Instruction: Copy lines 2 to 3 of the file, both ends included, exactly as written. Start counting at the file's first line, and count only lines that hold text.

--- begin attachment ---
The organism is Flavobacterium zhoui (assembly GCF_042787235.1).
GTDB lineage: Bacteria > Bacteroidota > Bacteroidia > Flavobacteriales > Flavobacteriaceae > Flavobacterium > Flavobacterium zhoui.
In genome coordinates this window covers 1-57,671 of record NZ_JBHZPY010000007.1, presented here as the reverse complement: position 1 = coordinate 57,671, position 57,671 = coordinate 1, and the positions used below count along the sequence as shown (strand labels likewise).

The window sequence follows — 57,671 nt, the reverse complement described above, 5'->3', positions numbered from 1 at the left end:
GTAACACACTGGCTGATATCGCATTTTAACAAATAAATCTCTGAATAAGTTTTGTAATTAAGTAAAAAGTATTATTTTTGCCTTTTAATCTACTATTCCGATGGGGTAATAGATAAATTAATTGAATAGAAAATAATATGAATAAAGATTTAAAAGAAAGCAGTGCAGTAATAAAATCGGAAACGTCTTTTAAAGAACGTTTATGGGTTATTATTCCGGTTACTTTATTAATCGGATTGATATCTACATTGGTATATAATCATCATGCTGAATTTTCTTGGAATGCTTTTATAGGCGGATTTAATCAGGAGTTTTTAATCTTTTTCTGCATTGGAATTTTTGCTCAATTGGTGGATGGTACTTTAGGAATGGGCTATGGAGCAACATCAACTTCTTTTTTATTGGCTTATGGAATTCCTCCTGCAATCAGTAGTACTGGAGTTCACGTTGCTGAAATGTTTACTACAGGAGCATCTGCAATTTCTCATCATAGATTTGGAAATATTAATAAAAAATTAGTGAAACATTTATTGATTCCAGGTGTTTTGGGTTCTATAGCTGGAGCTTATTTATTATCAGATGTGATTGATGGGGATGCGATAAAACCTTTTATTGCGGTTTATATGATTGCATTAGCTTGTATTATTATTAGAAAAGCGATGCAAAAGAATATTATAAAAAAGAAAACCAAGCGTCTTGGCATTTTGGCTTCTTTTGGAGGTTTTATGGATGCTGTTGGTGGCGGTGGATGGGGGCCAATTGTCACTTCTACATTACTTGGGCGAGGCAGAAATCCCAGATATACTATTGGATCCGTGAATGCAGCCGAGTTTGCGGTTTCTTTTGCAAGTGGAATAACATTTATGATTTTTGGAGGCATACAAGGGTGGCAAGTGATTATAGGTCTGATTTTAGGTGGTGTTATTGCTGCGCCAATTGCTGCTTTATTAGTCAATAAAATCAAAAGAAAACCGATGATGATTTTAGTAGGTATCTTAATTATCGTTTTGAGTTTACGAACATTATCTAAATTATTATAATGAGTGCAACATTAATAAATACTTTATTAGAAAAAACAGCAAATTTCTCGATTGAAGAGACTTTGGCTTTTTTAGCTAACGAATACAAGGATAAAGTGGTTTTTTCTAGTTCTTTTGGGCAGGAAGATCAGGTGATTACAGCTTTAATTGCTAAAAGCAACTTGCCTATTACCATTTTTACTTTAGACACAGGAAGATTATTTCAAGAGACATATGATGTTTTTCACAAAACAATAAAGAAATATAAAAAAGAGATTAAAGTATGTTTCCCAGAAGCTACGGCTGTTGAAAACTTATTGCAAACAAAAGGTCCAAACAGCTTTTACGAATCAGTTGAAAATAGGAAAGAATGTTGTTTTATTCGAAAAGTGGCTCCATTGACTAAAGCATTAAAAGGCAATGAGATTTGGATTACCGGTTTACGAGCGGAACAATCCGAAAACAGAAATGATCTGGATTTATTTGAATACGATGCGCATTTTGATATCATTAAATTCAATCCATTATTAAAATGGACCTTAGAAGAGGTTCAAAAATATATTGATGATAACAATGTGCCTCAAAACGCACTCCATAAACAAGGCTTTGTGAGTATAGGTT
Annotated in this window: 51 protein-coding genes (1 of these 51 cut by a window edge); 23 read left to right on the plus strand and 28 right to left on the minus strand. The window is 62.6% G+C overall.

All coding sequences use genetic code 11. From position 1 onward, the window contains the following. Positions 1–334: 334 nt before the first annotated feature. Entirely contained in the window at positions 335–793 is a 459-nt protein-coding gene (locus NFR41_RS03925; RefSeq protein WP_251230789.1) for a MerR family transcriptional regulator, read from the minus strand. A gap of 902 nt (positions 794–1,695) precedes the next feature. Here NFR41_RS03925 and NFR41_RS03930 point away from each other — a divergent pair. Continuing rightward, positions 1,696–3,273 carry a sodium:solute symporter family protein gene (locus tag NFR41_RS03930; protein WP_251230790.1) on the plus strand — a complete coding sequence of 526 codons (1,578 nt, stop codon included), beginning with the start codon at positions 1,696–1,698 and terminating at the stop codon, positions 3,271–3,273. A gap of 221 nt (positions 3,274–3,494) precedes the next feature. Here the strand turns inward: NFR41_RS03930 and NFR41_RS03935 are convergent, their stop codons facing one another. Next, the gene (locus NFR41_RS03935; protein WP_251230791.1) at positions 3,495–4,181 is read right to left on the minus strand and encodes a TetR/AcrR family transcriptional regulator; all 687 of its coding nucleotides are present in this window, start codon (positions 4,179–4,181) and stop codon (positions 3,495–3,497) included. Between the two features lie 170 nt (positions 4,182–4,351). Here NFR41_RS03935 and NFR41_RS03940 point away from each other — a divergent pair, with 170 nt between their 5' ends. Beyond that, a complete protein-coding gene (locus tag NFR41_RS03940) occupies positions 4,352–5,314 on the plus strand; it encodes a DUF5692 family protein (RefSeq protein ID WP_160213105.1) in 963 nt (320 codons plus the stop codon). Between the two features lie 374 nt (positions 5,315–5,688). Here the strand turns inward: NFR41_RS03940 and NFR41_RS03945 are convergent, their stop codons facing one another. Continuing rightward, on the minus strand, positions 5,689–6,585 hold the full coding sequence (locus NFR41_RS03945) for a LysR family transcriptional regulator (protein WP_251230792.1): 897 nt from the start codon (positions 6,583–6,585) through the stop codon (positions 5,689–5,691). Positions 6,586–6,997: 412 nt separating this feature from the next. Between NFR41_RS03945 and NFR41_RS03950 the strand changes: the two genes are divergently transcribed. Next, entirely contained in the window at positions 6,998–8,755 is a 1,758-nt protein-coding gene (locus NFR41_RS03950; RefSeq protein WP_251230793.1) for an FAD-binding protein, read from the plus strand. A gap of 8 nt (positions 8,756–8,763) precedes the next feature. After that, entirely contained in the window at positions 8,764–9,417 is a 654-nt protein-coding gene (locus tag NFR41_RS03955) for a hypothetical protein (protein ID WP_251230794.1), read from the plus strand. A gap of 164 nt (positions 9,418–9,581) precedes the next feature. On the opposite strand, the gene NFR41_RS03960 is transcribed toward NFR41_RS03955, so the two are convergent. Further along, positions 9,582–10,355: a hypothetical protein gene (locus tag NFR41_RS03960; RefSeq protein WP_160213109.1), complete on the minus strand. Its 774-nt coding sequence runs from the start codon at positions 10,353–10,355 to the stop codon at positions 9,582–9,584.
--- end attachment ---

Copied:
GTDB lineage: Bacteria > Bacteroidota > Bacteroidia > Flavobacteriales > Flavobacteriaceae > Flavobacterium > Flavobacterium zhoui.
In genome coordinates this window covers 1-57,671 of record NZ_JBHZPY010000007.1, presented here as the reverse complement: position 1 = coordinate 57,671, position 57,671 = coordinate 1, and the positions used below count along the sequence as shown (strand labels likewise).